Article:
By Colleen Otte
The first time Dale Hugo visited the crisp, clean waters of Lake Superior he was just two years old.
Throughout his childhood his family took vacations to the lake’s north shore, Hugo said. That’s when he noticed folks poking around on the shore, looking for agates.
“Wherever we lived, we always rendezvoused up on the North Shore someplace, got a housekeeping cabin, walked the beaches, looked for agates and had great family fun,” said Hugo, now 70 and living in Arlington Heights, Illinois.
When he really embraced the idea that he could scan the beaches for agates on his own, he was probably little more than five years old, he said.
He keeps his own cherished collection of agates — and shares the wealth of knowledge he gathered with them.
There are several hundred different varieties of agates, Hugo said, including ghost agates and snakeskin agates. Those look exactly how they sound.
“Each agate is unique,” he said. “They’re like fingerprints — each individual stone is completely different.”
The Lake Superior agate has a distinctive red, white and gray structure that sets it apart from the others, he said.
“Lake Superior agates have been spread by the glaciers all over the U.S.,” Hugo said. “You can find Lake Superior agates in Iowa, where the glaciers pushed the rock.”
They are especially found in clay beds, he said. If the bed is near the lake, quite often they can be found right on shore.
“My cousin’s son is an agate collector and is always on the lookout — he’s found two- and three-pound agates — and he goes looking for upturned trees in the North Shore of Lake Superior,” Hugo said. “He’ll find agates in the clay that’s wrapped around the roots of these trees that have been upturned by the wind or something. I wish I had his collection.”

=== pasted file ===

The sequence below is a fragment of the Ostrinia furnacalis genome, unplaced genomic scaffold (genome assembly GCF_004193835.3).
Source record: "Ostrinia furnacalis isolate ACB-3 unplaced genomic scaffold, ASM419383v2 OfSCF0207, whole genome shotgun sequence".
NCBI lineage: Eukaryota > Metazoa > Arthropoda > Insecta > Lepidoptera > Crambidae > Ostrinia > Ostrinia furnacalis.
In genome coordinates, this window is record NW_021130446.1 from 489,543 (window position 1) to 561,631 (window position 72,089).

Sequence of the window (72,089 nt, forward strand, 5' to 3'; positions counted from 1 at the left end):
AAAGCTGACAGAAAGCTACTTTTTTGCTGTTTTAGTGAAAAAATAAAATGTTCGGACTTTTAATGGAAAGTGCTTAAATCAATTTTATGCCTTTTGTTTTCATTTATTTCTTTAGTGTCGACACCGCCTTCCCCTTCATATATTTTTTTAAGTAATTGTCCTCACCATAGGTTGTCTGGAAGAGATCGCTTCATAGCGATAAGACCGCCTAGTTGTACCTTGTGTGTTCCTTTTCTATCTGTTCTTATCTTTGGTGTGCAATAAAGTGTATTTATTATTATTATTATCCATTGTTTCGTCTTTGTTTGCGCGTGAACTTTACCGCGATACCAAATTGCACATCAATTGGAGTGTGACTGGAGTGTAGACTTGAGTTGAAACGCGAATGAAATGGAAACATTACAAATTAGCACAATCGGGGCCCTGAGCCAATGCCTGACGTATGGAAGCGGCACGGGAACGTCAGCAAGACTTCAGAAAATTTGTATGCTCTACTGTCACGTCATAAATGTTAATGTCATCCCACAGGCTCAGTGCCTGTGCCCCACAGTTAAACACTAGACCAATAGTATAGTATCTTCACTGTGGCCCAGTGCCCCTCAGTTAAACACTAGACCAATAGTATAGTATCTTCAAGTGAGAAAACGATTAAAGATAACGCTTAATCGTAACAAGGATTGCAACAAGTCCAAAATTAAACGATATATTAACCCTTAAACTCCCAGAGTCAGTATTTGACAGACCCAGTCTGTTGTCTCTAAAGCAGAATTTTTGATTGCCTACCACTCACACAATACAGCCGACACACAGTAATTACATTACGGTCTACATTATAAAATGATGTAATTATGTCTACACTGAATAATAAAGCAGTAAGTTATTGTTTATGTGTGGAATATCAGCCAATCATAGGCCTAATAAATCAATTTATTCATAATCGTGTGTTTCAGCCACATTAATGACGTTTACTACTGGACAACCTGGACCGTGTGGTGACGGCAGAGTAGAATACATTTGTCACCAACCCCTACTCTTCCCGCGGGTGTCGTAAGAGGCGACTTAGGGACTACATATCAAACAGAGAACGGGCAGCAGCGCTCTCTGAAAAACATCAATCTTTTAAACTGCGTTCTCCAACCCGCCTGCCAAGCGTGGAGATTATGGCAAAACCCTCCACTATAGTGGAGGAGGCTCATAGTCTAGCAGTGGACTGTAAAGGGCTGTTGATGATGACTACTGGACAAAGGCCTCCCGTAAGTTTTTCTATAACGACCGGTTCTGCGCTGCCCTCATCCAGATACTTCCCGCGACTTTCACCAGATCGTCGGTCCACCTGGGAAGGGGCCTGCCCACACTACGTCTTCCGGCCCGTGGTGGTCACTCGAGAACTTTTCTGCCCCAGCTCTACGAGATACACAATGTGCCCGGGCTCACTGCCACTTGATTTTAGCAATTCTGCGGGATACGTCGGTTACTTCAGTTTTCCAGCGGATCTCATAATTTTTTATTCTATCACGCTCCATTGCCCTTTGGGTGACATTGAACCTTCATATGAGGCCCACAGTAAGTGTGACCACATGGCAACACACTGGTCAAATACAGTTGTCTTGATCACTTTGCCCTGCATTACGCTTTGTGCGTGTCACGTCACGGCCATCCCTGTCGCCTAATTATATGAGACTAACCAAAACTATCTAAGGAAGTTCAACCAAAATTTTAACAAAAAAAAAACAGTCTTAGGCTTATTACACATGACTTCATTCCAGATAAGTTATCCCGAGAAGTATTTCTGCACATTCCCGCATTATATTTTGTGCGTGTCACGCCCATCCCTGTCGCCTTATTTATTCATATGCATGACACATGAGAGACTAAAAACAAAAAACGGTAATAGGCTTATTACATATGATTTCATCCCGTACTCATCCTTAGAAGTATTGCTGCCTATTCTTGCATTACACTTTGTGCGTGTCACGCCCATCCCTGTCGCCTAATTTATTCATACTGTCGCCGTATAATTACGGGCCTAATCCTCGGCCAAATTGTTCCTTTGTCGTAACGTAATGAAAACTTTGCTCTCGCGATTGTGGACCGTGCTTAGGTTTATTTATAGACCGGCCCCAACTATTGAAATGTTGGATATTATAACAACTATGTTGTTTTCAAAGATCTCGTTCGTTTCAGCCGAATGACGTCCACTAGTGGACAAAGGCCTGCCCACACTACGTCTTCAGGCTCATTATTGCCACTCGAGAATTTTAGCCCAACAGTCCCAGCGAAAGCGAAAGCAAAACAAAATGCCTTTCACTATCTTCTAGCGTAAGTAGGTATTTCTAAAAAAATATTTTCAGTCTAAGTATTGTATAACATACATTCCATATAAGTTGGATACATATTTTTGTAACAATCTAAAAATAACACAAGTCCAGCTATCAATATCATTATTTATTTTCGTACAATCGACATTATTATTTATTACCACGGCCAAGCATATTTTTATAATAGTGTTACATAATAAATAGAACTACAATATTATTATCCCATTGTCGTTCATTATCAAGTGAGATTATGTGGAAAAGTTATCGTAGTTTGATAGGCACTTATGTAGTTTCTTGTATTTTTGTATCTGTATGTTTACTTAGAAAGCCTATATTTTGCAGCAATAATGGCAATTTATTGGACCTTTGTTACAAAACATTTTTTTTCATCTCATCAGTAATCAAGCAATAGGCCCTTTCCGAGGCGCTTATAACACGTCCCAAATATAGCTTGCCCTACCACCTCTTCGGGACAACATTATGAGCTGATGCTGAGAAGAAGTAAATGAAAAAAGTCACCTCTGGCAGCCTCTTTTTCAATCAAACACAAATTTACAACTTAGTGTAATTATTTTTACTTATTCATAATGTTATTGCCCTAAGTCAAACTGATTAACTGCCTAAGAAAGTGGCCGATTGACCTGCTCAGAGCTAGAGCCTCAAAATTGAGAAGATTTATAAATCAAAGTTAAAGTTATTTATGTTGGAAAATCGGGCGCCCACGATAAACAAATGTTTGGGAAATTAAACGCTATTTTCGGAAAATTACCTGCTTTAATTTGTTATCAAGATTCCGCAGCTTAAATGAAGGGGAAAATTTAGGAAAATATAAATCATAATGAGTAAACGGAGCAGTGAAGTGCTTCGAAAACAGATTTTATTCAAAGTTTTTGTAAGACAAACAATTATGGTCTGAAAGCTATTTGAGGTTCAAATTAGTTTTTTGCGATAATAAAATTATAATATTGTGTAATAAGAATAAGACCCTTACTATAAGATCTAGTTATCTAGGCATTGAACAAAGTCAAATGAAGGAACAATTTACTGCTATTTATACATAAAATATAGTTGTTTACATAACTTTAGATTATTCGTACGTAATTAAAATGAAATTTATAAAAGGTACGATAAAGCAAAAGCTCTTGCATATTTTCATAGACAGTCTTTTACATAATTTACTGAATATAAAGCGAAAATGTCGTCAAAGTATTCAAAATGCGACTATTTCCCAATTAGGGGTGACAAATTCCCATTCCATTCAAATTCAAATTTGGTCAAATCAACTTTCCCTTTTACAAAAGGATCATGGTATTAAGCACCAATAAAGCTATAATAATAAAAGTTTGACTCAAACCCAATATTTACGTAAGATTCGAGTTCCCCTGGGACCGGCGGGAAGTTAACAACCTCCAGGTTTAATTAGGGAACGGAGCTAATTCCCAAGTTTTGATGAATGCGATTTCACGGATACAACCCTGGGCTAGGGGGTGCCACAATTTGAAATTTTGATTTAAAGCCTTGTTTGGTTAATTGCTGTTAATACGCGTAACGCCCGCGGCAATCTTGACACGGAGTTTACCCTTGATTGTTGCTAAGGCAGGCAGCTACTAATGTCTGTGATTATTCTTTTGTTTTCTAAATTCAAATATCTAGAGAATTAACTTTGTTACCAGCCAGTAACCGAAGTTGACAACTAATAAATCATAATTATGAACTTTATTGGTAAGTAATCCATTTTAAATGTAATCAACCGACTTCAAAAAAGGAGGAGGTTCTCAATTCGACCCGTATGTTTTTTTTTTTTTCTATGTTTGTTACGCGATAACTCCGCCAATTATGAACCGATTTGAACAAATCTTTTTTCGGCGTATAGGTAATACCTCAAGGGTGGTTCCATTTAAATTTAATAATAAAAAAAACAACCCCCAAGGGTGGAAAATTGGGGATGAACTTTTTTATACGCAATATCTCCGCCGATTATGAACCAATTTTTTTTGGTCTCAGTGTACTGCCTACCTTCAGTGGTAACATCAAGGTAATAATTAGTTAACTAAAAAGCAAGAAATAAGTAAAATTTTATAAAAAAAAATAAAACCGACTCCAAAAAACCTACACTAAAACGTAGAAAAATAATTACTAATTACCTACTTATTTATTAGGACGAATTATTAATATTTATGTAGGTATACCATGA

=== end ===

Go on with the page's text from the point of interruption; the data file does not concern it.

Agates can be cut and sliced with gem saws, as they’re typically seen in rock shops, and quite often are tumbled and polished, he said.
“You start with really coarse grits and eventually work down to a final polish with jeweler’s rouge, or tin oxide, or even chunks of hard plastic — that will buff them to the final shine,” Hugo said. “But it does take about three weeks sloshing around in this little coffee can-sized rock tumbler.”
Avid rock hunters should invest in their own tumbler, which can work wonders for agates, amethyst and Petoskey stones, he said. It is a constructive hobby for kids, who can learn about geology, lapidary — making jewelry with stone — and more.
Watching his own mother make agate jewelry is what piqued Hugo’s interest in the semiprecious stones, he said.
“She would make them into earrings and tie tacks and pendant necklaces and broach pins — all kinds of things,” he said. “She was very creative that way.”
Then, especially around Christmas time, she would sell them, Hugo said. She worked as an executive secretary, so she would put out a display of pieces she had been working on all year. Hugo recalled that one year his mother made an extra $500 selling agate jewelry for unique Christmas gifts.
Now, Hugo’s “poor grandchildren” can expect that their grandpa will give them an agate each Christmas, he said.
“My grandson, who’s 17, says he has a drawer full of these things and he’ll never give them up,” he said. “He loves them.”
Hugo got an agate-themed gift this Christmas: a calendar featuring fine agates and jaspers that now hangs on the wall of his house. Also adorning a wall are two framed, two-foot by three-foot jigsaw puzzles picturing several hundred agates.
“On my honeymoon, my wife and I — she’d never been up there before — went up to Lake Superior and were looking for agates,” he said.
It has become a family tradition, Hugo said. Over the years, he has picked up several hundred small Lake Superior agates, and estimates they amount to about three pounds altogether. The image above, first featured on the Earth Science Picture of the Day, shows the largest of his collection.
“Some collections are in the 100-pound range,” he said. “Now that’s serious rock hounding!”
Hugo is a retired environmental engineer for Motorola and now is a professor and tutor of chemistry at Harper College in Palatine, Illinois.
He prepares his students for careers in medicine, teaching them basic chemistry.
“But they hear a lot about agates,” he said with a laugh.